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“I still get some questions about it, mostly out of curiosity, not really because people think it’s weird,” he said. “I think in the last five to 10 years you’re seeing more and more Hispanic-American figures that are running for national office, or state office, as Republicans.”

The “Hispanic” label can get blurry at times. Mr. Flores’ family has lived in the United States longer than most, immigrating to Texas from Spain in 1725.

“I consider myself an American before I consider anything else,” said the ninth-generation Texan. “I can’t help who I am … I am proud of my background, proud of my heritage, but I never made a big deal out of it.”

Bill Schneider, a political expert with Third Way, a centrist Washington think tank, said the success of Hispanic Republican candidates this year doesn’t represent a significant long-term trend. Rather, their victories - like those of all GOP candidates - were tied mostly to the GOP’s success in capitalizing in voter angst over the economy and a desire for change in Washington.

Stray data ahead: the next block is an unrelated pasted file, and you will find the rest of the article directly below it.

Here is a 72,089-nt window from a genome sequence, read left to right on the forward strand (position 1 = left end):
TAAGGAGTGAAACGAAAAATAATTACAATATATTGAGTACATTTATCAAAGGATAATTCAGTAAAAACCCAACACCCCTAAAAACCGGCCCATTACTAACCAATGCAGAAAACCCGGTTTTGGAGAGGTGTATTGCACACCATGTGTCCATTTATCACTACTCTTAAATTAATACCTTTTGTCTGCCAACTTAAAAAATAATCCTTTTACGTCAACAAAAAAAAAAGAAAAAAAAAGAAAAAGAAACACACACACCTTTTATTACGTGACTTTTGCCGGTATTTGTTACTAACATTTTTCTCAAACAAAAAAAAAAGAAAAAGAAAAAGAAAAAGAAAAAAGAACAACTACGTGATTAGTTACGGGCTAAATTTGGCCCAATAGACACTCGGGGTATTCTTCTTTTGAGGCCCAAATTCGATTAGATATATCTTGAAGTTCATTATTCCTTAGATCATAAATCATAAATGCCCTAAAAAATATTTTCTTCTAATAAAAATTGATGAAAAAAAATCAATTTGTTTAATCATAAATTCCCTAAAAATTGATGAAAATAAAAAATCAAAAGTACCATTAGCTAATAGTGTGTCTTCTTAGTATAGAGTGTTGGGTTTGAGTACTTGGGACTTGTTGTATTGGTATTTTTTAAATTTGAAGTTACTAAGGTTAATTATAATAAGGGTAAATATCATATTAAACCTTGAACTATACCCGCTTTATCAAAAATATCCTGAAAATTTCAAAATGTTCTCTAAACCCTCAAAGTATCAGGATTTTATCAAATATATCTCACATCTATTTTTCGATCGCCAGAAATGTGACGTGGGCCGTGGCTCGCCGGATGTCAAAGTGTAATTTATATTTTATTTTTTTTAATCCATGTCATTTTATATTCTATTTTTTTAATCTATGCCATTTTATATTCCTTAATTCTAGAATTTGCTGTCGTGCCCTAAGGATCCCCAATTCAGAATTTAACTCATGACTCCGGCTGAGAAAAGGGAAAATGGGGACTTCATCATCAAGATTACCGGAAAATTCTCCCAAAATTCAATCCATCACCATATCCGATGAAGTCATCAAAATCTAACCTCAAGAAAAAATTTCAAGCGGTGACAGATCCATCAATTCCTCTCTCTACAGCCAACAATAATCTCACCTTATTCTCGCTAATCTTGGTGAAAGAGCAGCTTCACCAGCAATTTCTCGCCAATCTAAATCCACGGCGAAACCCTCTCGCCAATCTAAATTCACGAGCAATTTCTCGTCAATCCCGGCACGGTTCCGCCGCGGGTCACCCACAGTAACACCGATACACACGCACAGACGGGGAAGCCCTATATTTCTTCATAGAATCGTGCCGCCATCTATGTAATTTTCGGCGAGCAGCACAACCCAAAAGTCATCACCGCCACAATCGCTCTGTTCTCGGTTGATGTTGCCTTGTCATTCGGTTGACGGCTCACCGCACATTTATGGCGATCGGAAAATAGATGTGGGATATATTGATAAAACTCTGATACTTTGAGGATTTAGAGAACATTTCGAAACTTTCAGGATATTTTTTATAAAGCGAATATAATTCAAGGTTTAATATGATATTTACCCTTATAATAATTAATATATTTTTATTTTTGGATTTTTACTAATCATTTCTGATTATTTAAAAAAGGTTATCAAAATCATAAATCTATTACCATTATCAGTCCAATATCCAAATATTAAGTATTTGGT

The growing influence within the Republican Party of the “tea party” movement - and its often anti-immigration rhetoric - isn’t helping the party attract Hispanics, he added.

“The problem is Latinos still don’t trust Republicans,” Mr. Schneider said. “And whatever outreach efforts Republicans have made their criticism of illegal immigration does come across often as shrill … and that just creates a very difficult barrier.”

AEI’s Mr. Ornstein agrees that immigration issues pose hurdles for the GOP’s recruitment of Hispanic candidates.

“There has been a radioactivity to the Republican Party [with Hispanics] because of some of the harsh rhetoric on immigration, and that includes policies that hit at legal resident aliens for awhile as well as illegals,” he said. “It’s like [saying] ‘we don’t want your kind here.’ “

But many Hispanic Republican candidates are comfortable holding strong anti-illegal immigration positions. Mr. Labrador and Mr. Flores, who easily won their races, based their campaigns in part on strengthening the U.S. borders’ against illegal immigration.

And while Mr. Rubio last spring said he had “concerns” about Arizona’s tough new immigration law, he later criticized the Justice Department’s lawsuit over the policies as a “waste of resources.”